China Levels Series of Allegations Against Former Law-Enforcement Official Sun Lijun

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A once senior Chinese law-enforcement official on Thursday was ejected from the Communist Party in a blaze of accusations, an indication that the anticorruption campaign that defined President

Xi Jinping’s

early years in power is far from over and could pick up pace as he seeks to stay on as leader.

Sun Lijun,

as vice minister of public security, had wide-ranging connections throughout the legal system, including to a senior Chinese police official who for almost two years was president of Interpol but is now serving a 13-year sentence in China for bribe-taking.

Mr. Sun also had connections with high-profile cases in Hong Kong and internationally.

Party investigators, who in April 2020 said that Mr. Sun was under investigation, in Thursday’s notice didn’t specify any focus of its probe but accused him of numerous personal, financial and political improprieties and ejected him from the political organization, which indicates a formal prosecution against him will follow.

The notice from the party’s antigraft Central Commission for Discipline Inspection accused Mr. Sun of rumor mongering, deception, theft, extravagance and immorality, as well as disloyalty to the party, superstition and negligence in stopping the spread of Covid-19. “The circumstances were particularly serious, the nature was particularly bad, and the impact was extremely bad,” said the statement.

Mr. Sun is unreachable. Under China’s system, he will be represented by a lawyer once legal prosecution begins.

The Wall Street Journal has reported links between Mr. Sun and a high-ranking executive of Shenzhen internet company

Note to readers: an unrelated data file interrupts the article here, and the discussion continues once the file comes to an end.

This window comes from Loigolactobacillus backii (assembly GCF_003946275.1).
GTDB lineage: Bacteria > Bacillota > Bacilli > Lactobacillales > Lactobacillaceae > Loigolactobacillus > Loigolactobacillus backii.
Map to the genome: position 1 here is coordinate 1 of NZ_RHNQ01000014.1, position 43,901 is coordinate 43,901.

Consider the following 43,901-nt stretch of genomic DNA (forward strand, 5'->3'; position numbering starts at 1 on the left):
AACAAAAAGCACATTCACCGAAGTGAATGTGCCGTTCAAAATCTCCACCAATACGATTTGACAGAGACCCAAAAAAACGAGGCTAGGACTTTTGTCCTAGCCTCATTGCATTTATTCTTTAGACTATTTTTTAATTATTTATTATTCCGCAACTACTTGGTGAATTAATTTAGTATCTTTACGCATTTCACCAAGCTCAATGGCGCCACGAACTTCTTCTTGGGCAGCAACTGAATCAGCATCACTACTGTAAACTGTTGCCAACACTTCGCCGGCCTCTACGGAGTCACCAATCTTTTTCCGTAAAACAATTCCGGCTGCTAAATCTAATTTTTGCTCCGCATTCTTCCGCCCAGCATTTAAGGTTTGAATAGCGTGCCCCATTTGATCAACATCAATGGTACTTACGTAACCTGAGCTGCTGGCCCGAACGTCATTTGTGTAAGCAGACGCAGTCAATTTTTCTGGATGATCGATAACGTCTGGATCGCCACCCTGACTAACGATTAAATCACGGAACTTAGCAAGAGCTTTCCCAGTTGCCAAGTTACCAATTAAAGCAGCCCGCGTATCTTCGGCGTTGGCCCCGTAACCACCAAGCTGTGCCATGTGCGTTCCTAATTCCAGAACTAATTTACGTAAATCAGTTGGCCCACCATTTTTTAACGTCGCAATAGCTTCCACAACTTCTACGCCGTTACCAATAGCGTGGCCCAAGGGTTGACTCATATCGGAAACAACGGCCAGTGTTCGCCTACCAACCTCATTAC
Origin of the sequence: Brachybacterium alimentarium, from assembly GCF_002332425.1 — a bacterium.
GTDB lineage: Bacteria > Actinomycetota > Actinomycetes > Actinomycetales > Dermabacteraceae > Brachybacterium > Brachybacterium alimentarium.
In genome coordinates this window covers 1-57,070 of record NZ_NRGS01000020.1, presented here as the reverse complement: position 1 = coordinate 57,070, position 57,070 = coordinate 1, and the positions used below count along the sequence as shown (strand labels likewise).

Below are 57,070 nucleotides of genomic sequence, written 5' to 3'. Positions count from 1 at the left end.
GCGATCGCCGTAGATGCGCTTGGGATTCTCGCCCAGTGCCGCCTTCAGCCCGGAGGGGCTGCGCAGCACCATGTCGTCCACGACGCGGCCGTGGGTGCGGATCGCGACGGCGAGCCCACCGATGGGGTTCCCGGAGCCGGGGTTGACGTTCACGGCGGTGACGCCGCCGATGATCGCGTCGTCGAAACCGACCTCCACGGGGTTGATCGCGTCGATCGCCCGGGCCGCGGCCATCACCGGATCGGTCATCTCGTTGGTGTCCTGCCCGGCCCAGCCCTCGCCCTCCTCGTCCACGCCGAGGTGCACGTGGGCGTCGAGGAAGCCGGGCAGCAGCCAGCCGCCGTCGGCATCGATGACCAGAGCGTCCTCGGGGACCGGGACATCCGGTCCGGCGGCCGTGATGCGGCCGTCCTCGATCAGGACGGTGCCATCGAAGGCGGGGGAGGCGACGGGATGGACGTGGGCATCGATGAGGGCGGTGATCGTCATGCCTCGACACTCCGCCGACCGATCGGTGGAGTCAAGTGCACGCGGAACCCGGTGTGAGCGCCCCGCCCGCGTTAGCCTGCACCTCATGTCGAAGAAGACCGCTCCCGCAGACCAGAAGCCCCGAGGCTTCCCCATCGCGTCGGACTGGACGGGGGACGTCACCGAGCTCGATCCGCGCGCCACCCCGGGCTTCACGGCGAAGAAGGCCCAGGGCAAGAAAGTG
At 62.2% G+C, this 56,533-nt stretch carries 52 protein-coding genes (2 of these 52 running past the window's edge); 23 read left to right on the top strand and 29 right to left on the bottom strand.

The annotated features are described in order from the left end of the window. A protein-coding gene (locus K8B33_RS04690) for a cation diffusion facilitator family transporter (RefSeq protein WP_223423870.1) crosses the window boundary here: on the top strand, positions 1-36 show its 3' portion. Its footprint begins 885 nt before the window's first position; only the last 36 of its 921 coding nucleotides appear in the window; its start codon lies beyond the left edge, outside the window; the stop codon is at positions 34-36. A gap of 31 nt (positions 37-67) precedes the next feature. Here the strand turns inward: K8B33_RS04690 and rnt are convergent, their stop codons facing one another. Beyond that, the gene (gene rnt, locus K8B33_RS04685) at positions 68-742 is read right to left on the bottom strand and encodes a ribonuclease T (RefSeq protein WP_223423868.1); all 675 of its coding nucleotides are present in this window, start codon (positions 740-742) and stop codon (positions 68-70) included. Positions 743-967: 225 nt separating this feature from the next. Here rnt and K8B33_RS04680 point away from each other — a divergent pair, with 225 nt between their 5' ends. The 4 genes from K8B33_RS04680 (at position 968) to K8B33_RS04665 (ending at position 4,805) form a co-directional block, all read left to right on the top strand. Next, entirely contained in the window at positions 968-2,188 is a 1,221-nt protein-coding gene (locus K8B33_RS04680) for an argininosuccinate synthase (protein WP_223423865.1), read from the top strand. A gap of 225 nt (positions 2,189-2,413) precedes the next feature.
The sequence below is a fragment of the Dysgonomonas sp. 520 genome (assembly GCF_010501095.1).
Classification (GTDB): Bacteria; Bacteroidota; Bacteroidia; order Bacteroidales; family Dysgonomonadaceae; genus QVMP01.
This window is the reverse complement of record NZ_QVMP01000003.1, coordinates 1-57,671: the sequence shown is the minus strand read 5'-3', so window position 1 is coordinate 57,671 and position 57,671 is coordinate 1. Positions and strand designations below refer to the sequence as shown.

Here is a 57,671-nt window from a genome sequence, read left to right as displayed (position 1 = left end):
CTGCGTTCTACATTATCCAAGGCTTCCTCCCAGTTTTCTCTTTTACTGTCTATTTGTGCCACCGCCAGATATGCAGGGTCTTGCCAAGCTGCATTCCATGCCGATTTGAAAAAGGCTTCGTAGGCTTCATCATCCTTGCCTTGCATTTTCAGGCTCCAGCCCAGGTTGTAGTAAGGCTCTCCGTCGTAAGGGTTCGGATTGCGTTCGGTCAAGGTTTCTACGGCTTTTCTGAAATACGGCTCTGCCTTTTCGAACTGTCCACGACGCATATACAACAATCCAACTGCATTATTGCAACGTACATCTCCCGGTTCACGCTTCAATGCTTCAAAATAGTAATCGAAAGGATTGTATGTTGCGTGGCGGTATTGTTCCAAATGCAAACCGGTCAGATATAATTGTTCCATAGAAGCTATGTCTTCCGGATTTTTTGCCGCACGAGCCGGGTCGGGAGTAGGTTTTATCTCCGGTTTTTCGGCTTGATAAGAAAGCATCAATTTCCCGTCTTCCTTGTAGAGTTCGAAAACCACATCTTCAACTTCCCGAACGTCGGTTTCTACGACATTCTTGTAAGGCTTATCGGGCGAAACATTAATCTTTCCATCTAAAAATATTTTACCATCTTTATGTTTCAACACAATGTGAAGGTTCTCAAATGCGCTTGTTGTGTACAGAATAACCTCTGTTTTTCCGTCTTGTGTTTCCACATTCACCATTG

Tencent Holdings Ltd.

, who was detained over alleged illegal sharing of information from the firm’s WeChat social-media app.

The Journal has also reported that Mr. Sun was involved in a Chinese government proposal to aid a former Malaysian prime minister by offering to monitor reporters for the Journal who were investigating the politician’s ties to a troubled investment fund, 1MDB.

The prosecution of senior Chinese officials on corruption charges has been a hallmark of Mr. Xi’s nearly nine years at the top of the party. More such actions are possible in the next year ahead of a party congress in late 2022, where Mr. Xi is widely expected to seek a third term as leader, some analysts say.

Details of the anticorruption strikes are often murky but many have affected officials considered rivals to Mr. Xi.

Now in his early 50s, Mr. Sun is among ousted officials who were once considered political loyalists of Mr. Xi. His removal “indicated the unfolding of a new wave of purges targeting those who had once helped Xi consolidate power,” according to research last year by University of Victoria political science professor Guoguang Wu published in China Leadership Monitor.

In the report, Mr. Wu identified a number of other relatively young police officials who had similarly fallen from grace. “The repeated purges in the public-security apparatus are indicative of the emergence of a new pattern in elite politics which is characterized by continuous purges,” according to Mr. Wu’s paper.

Mr. Wu said Thursday that a reference in the allegations to Mr. Sun’s participation in “cliques” likely indicates his problems also relate to behavior by other officials.

Write to James T. Areddy at

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